Molecular phylogenetics of sub-Saharan African natricine snakes, and the biogeographic origins of the Seychelles endemic Lycognathophis seychellensis
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Maddock, Simon T
Nagy, Zoltán T
James Harris, D
Doherty-Bone, Thomas M
Kamei, Rachunliu G
Day, Julia J
Gower, David J
MetadataShow full item record
AbstractPhylogenetic relationships of sub-Saharan African natricine snakes are understudied and poorly understood, which in turn has precluded analyses of the historical biogeography of the Seychelles endemic Lycognathophis seychellensis. We inferred the phylogenetic relationships of Seychelles and mainland sub-Saharan natricines by analysing a multilocus DNA sequence dataset for three mitochondrial (mt) and four nuclear (nu) genes. The mainland sub-Saharan natricines and L. seychellensis comprise a well-supported clade. Two maximally supported sets of relationships within this clade are (Limnophis,Natriciteres) and (Afronatrix,(Hydraethiops,Helophis)). The relationships of L. seychellensis with respect to these two lineages are not clearly resolved by analysing concatenated mt and nu data. Analysed separately, nu data best support a sister relationship of L. seychellensis with (Afronatrix,(Hydraethiops,Helophis)) and mt data best support a sister relationship with all mainland sub-Saharan natricines. Methods designed to cope with incomplete lineage sorting strongly favour the former hypothesis. Genetic variation among up to 33 L. seychellensis from five Seychelles islands is low. Fossil calibrated divergence time estimates support an overseas dispersal of the L. seychellensis lineage to the Seychelles from mainland Africa ca. 43–25 Ma, rather than this taxon being a Gondwanan relic.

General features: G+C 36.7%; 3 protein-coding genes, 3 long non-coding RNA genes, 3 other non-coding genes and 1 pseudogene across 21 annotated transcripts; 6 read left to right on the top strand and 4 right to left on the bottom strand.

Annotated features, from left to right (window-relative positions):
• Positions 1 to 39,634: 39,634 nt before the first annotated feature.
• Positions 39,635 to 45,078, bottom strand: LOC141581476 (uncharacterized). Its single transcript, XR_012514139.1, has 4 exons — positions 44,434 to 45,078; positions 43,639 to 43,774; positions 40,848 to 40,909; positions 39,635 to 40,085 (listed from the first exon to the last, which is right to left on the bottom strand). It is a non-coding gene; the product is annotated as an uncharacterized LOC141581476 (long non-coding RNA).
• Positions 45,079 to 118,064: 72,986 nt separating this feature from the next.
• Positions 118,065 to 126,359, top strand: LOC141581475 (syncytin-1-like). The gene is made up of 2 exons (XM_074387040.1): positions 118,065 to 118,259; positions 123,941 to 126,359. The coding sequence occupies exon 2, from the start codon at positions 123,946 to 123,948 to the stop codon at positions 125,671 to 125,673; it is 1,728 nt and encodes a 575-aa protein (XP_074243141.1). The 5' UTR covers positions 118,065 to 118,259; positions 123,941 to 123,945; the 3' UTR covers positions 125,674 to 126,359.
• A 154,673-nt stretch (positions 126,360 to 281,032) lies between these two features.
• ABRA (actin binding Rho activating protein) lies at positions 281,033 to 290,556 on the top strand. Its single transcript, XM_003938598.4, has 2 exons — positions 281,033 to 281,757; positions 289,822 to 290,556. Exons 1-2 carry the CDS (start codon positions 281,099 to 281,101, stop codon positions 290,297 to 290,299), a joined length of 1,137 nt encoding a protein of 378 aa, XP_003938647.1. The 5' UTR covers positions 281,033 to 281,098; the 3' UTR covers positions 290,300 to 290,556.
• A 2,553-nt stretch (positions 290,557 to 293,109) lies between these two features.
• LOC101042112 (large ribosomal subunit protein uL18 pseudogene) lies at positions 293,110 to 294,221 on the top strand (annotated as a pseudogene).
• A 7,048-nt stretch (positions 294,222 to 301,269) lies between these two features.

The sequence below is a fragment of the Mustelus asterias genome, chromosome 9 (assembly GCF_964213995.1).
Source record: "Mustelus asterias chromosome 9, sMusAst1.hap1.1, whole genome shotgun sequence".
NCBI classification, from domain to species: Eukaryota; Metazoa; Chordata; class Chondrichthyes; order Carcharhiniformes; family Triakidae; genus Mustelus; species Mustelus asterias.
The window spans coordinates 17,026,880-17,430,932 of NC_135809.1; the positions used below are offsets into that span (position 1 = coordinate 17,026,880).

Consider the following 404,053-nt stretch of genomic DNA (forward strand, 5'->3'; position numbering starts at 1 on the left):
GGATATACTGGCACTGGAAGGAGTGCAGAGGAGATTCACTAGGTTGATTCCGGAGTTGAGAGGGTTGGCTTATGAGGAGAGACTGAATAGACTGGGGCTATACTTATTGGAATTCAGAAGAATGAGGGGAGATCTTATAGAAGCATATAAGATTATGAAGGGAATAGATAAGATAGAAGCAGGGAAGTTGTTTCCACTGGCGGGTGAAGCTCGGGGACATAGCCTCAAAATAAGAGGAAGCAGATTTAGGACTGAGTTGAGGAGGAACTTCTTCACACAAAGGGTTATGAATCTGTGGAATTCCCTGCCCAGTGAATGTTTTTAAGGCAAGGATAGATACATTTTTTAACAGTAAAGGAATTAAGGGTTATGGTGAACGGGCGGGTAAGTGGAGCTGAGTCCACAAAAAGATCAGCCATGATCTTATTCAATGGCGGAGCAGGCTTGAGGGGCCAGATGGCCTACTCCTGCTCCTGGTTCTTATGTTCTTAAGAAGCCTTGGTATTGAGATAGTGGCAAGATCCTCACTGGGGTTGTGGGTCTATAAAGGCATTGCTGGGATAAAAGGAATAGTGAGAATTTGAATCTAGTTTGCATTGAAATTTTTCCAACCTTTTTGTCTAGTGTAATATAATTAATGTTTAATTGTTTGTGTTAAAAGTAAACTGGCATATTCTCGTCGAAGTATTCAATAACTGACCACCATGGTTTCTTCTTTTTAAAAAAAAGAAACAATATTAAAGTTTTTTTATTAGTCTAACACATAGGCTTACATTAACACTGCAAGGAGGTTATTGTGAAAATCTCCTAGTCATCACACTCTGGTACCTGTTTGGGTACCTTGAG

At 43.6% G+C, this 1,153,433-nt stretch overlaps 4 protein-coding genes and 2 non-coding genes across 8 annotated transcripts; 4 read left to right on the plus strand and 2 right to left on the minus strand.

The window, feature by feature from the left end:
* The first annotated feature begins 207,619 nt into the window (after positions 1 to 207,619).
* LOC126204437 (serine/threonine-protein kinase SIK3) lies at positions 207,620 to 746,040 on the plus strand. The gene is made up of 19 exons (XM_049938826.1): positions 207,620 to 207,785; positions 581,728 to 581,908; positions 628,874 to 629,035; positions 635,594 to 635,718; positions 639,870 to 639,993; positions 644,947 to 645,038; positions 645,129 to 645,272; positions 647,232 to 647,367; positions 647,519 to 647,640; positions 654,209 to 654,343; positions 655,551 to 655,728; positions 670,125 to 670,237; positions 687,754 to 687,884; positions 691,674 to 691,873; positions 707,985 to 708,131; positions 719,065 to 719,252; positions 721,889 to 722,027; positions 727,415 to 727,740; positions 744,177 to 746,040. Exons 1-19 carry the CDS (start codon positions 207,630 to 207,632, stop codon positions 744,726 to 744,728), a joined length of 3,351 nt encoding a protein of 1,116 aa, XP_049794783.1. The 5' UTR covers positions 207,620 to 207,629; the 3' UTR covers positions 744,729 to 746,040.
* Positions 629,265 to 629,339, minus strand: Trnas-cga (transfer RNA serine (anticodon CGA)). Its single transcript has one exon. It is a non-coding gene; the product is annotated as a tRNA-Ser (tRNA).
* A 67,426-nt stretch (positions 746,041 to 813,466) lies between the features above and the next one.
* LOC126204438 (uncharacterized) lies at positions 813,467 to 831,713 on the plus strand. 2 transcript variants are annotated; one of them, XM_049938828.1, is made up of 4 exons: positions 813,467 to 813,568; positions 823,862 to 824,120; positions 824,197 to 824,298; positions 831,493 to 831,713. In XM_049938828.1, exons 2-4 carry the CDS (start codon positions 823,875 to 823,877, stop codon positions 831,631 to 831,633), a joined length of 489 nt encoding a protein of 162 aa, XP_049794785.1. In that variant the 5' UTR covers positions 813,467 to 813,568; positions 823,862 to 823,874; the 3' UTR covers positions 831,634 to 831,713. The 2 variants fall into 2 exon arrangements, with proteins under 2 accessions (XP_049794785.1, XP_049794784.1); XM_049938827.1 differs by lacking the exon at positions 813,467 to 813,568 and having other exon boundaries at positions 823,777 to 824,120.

CitationDeepak, V., Maddock, S.T., Williams, R. et al. (2021) Molecular phylogenetics of sub-Saharan African natricine snakes, and the biogeographic origins of the Seychelles endemic Lycognathophis seychellensis. Molecular Phylogenetics and Evolution, 161, Article Number 107152. https://doi.org/10.1016/j.ympev.2021.107152
JournalMolecular Phylogenetics and Evolution
DescriptionThis is an accepted manuscript of an article published by Elsevier in Molecular Phylogenetics and Evolution, available online: https://doi.org/10.1016/j.ympev.2021.107152 The accepted version of the publication may differ from the final published version.
SponsorsVD was funded by EU Marie Skłodowska-Curie Fellowship 751567. STM was funded by an NHM-UCL IMPACT PhD studentship. STM and JL each received awards from the Systematics Research Fund of the Systematics Association and Linnean Society of London, and the Mohammed bin Zayed Conservation Fund (Projects 172515128 and 162513749). Seychelles research was also funded by the BBSRC’s SynTax scheme (awarded to M. Wilkinson, JJD and DJG). VG was supported by the IVB CAS institutional support (RVO: 68081766), and the Ministry of Culture of the Czech Republic (DKRVO 2019–2023/6.VII.c, National Museum, 00023272). TDB’s fieldwork was funded by the Royal Geographical Society, and Golder Associates. RGK received EU Marie Skłodowska-Curie Fellowship (PIIF-GA-2013-625870). This work was also supported by Darwin Initiative grant 19-002 (to J.J. Groombridge and colleagues).
Except where otherwise noted, this item's license is described as https://creativecommons.org/licenses/by-nc-nd/4.0/